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Story from the Field


Name of Health Department/Agency: Wright County Public Health
State: MN
Date Added: 02/17/2010
Themes: Vaccine Supply and Distribution
Issue Summary: Storing and redistributing vaccine to all clinics and hospitals in our county was a new experience for us with many lessons learned.
Description of Issue(s):

In our State, Public Health agencies had the option of having vaccine sent directly to their hospitals and clinics, or have vaccine sent to the Public Health department for redistribution to all of our clinics and hospitals.  We wanted to have equal distribution and therefore equal availability of vaccine in our county, so we chose to have all vaccine delivered to us and redistributed by us.  This was an awesome task that we had never planned to take on and many lessons were learned.

Actions taken to address the issue(s):

We were able to work with our county administration to use one of the refrigerators and storage rooms in our old jail that was closed down. This involved having the refrigerator turned on, inspected and an alarm system set up.

Since the place the vaccine was kept in was the old jail - still a secure facility - Public Health staff had to visit at least twice a day to keep track of the temperature of the refrigerator and had to get help from Administrative (the county cusodians) to enter and leave the jail facility - each time.

We developed several kinds of spreadsheets to keep track of vaccine coming in and redistributed. This helped us to keep an accurate count of how much vaccine we had at any one time and also where it was delivered to. This was very helpful when we had to notify agencies that some of the recalls were vaccine that they had received.

An initial meeting was held with all hospitals and clinics in the county to talk about how distribution would work.

One of the biggest obstacles we had was that all of the large corporate Medical agencies were ordering vaccine directly for all of their own hospitals and clinics. For those corporate hospitals and clinics in our county, we received their vaccine instead of it being sent directly to them. Because the State Dept. of Health could not help us with this issue, we did establish a direct communication with a person at the large corporates who then knew exactly how much vaccine their clinics and hospitals were getting through our system.

We had weekly communication with our clinics (through a telephone conference) regarding how they were doing with doing with ill patients, how much vaccine they were needing and using. Once we started to get vaccine we established a regular day for them to order vaccine and then pick it up.

Public Health also worked in collaboration with the clinics and hospitals in doing large mass clinics with referrals of clients from the clinics.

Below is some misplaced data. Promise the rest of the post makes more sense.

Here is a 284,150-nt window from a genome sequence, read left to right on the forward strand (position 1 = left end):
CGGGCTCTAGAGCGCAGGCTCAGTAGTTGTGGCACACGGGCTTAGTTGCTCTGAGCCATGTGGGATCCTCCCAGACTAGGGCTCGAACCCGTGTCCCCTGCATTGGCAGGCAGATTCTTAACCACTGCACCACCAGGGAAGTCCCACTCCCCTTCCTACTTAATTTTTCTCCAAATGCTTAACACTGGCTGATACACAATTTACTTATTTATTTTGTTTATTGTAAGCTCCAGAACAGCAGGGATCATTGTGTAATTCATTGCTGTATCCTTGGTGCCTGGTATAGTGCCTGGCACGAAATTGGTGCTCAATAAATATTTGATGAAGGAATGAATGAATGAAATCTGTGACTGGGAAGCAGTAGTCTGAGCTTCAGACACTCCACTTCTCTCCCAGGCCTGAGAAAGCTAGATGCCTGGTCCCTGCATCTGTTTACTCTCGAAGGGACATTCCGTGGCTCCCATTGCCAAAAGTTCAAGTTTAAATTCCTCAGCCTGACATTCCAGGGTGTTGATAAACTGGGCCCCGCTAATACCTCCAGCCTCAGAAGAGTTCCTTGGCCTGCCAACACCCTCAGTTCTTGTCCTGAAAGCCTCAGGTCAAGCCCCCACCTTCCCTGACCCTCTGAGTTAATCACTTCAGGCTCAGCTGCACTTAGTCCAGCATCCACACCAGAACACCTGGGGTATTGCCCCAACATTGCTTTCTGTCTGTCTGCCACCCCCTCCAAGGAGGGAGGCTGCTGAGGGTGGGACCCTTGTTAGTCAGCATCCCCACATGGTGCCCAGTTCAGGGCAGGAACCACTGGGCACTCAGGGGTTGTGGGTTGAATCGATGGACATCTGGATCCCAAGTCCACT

When vaccine distribution was open to other entities, - Minute Clinics, Walgreens, etc. - Public Health also worked with them to get vaccine to their agencies.

All this was done with using only 6 Public Health Staff on a regular basis in a county of around 116,000 people.

Outcomes that resulted from actions taken:

We had many positive outcomes for how we handled vaccine.

All high risk people living in the county had equal ability to access vaccine due to vaccine being available in all clinics, hospitals and Public Health that served those high risk patients. This equal access to vaccine did not happen in other parts of the state where the State Health Dept. was using their own system of prioritizing clinics around the state to receive vaccine. In our area we knew our clinics and who they served and made sure that all who needed vaccine had equal access to it.

There was a very strong bond formed between Public Health and all of the hospitals and clinics in our county because of the open communication about how much vaccine was available and where it was going. In the weekly telephone conferences, we could also update clinics and hospitals on any new information about vaccine that they needed to know about.

There is now more trust with the large corporate agencies. In our county their local clinics actually got more vaccine through our system than they would have gotten by just working with the State Health Department.

We worked together as a community, stuck to the populations being served when there was less vaccine, and became a community working well together in an emergency.

This was only one part of many ways local Public Health worked cooperatively with agencies to do the work needed in the H1N1 emergency, but probably was the one that we learned the most in.

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